During his military service in Iraq, U.S. Air Force pediatric surgeon Dr. Chris Coppola scrubbed in to perform surgery on a two-year-old child shot at a checkpoint and bleeding in the swollen right lobe of his brain. Now, having returned from Iraq, Dr. Coppola is turning his attention to a non-military effort to provide medical aid to children living in Kabul’s largest internally displaced persons camp.
(PRWEB) December 17, 2009 --
During his first night on call in Balad, Iraq, Air Force pediatric surgeon Dr. Chris Coppola scrubbed in to perform surgery on a two-year-old child shot at a checkpoint and bleeding in the swollen right lobe of his brain.
“It has been ten years since residency when I last opened a skull, but I know I can provide an extra set of steady hands. And when a boy has a bullet in his brain, there is not much time to consider whether or not you’ve been properly vetted,” Dr. Coppola describes in his memoir 'Coppola: A Pediatric Surgeon in Iraq'.
With domestic hospitals strained by war and many Iraqi civilians without electricity and safe drinking water, families increasingly sought health care for their children in U.S combat support hospitals; word quickly spread about Dr. Coppola in local villages. One Bedouin family arrived at the gates of the 332nd Air Theater Hospital where Dr. Coppola was stationed, holding a slip of paper bearing only his name and the Arabic phrase, “Doctor for Children.”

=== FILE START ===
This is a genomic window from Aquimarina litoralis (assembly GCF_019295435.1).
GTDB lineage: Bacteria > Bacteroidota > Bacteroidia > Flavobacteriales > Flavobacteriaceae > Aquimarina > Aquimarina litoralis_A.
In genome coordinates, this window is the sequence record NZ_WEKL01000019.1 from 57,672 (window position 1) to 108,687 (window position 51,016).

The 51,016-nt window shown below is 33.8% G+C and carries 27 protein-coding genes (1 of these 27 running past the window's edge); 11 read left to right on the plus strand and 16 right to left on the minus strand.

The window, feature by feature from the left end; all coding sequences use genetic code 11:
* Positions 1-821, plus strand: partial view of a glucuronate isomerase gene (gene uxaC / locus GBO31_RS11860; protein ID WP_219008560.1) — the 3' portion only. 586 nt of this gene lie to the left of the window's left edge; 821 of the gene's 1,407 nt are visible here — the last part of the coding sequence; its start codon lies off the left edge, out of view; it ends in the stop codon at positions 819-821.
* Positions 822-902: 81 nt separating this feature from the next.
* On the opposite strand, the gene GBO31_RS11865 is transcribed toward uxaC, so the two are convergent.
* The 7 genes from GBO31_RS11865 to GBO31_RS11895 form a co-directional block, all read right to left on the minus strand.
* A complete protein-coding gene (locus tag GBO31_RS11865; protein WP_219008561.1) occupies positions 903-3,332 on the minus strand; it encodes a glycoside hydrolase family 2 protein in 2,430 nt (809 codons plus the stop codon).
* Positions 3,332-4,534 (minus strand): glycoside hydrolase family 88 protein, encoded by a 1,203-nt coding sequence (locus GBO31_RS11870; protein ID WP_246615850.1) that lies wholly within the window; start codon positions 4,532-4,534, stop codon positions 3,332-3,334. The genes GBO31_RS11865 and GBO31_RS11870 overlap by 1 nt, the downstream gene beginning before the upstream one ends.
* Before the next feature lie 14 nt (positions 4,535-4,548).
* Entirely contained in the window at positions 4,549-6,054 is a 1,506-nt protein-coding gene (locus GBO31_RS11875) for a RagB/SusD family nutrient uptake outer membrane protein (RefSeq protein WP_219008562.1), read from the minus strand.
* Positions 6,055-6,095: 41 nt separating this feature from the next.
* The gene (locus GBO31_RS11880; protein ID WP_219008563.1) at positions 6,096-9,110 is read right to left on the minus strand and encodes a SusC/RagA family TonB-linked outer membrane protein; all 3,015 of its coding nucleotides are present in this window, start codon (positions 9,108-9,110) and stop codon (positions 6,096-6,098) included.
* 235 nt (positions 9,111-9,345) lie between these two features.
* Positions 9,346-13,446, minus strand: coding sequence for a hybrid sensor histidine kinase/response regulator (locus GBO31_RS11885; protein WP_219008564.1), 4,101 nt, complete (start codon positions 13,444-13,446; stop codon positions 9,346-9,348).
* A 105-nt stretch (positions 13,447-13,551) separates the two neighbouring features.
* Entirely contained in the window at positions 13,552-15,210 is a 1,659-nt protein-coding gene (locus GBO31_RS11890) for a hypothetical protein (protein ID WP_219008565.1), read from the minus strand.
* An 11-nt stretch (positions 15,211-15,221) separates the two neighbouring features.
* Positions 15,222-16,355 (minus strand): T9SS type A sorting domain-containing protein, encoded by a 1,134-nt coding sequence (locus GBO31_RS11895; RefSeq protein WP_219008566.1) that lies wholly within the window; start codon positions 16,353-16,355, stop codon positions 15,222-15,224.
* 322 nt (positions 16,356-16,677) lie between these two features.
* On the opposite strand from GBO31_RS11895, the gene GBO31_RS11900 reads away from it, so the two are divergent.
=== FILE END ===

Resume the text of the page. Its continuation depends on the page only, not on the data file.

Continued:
Now, having returned from Iraq, Dr. Coppola is turning his attention to a non-military effort to provide medical aid to children living in Kabul’s largest internally displaced persons camp. In the U.S.-led effort to hunt down Taliban, many civilians have lost their homes due to bombing and violence. Thousands of families have fled Helmand and are currently living in makeshift camps on the outskirts of Kabul, where open defecation, lack of toilets, and poor sanitation, have accelerated the spread of disease. Currently, more than 70% of the 2,000 children living there have pneumonia.
During the month of December, 10% of proceeds from book sales made at www.coppolathebook.com will be donated to War Kids Relief's Helmand Children’s Medical Fund (HCMF). War Kids Relief has formed a partnership with three children’s hospitals in Kabul to create the HCMF, and as little as $30 may save the life of a child.
Pauline Chen of The New York Times calls 'Coppola: A Pediatric Surgeon in Iraq' “…a powerfully thought-provoking and occasionally disturbing read.”
NTI Upstream is a Chicago-based publisher dedicated to the release of nonfiction that advances the conversation about issues of health and social welfare.
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